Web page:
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Our Liturgy

Every church has a way of ordering its worship, known as liturgy or “work of the people.” Even the most “non-liturgical churches” still have normal patterns of worship. The important question is what pattern does a church follow and why?


Solomon's Porch is a Convergent Catholic church which follows a pattern of worship similar to what you would find in Anglican, Lutheran or Roman Churches.

Our liturgy is a locally adapted version of the Divine Liturgy of St. John Chrysostom.

The Church Year

Just as the natural world has different seasons and a monthly calendar, the Church also has a calendar and different seasons. The seasons of the church year focus our attention on the work of God in history to set the world right. They allow us – each and every year – to marinate in different aspects of the gospel story. This protects us from neglecting certain facets of the gospel and fosters a holistic view of God’s purposes for us. For Christians, the church calendar starts at Advent, looking toward the coming King.

Advent (Early November to December 25)

Seasons of the Church Year

Advent begins 7 weeks before Nativity (Christmas), it is a season of anticipation and a reflection on the coming of Christ. We typically celebrate Advent by displaying the color purple or sarum blue, which signifies the royalty of Christ.

Nativity (December 25 through January 5th)

Nativity (commonly called Christmas) celebrates the birth of Jesus Christ, the Incarnation of God. This season begins on December 25th and extends through Theophany. The Nativity highlights the profound mystery of God becoming human to dwell among us, bringing salvation to the world. The colors used during this season are white, symbolizing purity, and gold, representing the glory and divinity of Christ. The Nativity season is a time of joy, reflection, and hope.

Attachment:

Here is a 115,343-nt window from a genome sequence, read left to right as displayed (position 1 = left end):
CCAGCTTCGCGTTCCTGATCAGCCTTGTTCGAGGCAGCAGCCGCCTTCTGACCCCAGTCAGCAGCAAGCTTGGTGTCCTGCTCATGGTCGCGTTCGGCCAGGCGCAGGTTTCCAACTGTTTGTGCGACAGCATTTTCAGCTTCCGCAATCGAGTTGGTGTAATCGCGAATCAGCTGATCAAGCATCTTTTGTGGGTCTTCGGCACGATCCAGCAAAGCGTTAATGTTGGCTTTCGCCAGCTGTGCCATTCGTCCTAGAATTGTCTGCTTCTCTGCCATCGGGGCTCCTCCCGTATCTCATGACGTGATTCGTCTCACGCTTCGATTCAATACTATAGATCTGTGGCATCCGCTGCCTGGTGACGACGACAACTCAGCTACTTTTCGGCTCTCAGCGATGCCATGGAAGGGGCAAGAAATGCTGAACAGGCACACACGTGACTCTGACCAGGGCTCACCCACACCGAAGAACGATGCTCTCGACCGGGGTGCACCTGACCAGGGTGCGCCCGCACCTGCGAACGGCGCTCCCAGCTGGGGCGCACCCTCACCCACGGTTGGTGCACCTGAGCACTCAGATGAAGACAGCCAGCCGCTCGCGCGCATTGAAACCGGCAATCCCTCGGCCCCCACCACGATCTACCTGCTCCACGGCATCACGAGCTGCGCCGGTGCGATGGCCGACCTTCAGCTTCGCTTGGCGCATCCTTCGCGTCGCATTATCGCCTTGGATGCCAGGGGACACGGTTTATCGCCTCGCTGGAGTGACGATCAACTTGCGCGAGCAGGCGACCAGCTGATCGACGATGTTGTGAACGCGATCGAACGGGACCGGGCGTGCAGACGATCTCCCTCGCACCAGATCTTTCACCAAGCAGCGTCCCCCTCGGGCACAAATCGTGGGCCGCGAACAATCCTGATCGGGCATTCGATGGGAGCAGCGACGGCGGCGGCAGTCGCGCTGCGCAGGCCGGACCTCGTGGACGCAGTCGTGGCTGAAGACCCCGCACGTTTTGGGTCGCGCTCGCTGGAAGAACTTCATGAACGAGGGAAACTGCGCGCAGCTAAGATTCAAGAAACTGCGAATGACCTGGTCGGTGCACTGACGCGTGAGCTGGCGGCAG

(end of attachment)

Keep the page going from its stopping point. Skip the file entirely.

Theophanytide (January 6th through Forgiveness Sunday)

Theophanytide celebrates the manifestation of Christ to the world. This season marks key events such as the visit of the Magi, the Baptism of Jesus, and the Wedding at Cana, revealing Christ's divine nature. The color white used to symbolize the purity and glory of Christ during this time.

Great Lent (Ash Wednesday through vigil of Palm Sunday)

In Lent we join with our Savior as He sets his face towards Jerusalem, where He would be crucified as King. It is the most somber of all our seasons, and it is a time of fasting and humbling ourselves before the Lord. We once again display the color purple as an homage to our King.  The last few days of Lent begins with Psalm Sunday and ends the Saturday before Easter Sunday.

Holy Week (Holy Monday through morning of Holy Saturday)

IHoly Week is the most sacred time in the Christian liturgical calendar, commemorating the Passion, Death, and Resurrection of Jesus Christ. It begins with Palm Sunday, marking Jesus' triumphant entry into Jerusalem, followed by Maundy Thursday, which commemorates the Last Supper and Jesus’ institution of the Eucharist. Good Friday observes Jesus' crucifixion and death. Holy Saturday is a day of reflection and waiting, leading to the celebration of the Resurrection at the Easter Vigil. The colors used during Holy Week are primarily red and black, symbolizing the suffering and death of Jesus, with a shift to white and gold at the Easter Vigil, symbolizing the joy and glory of the Resurrection.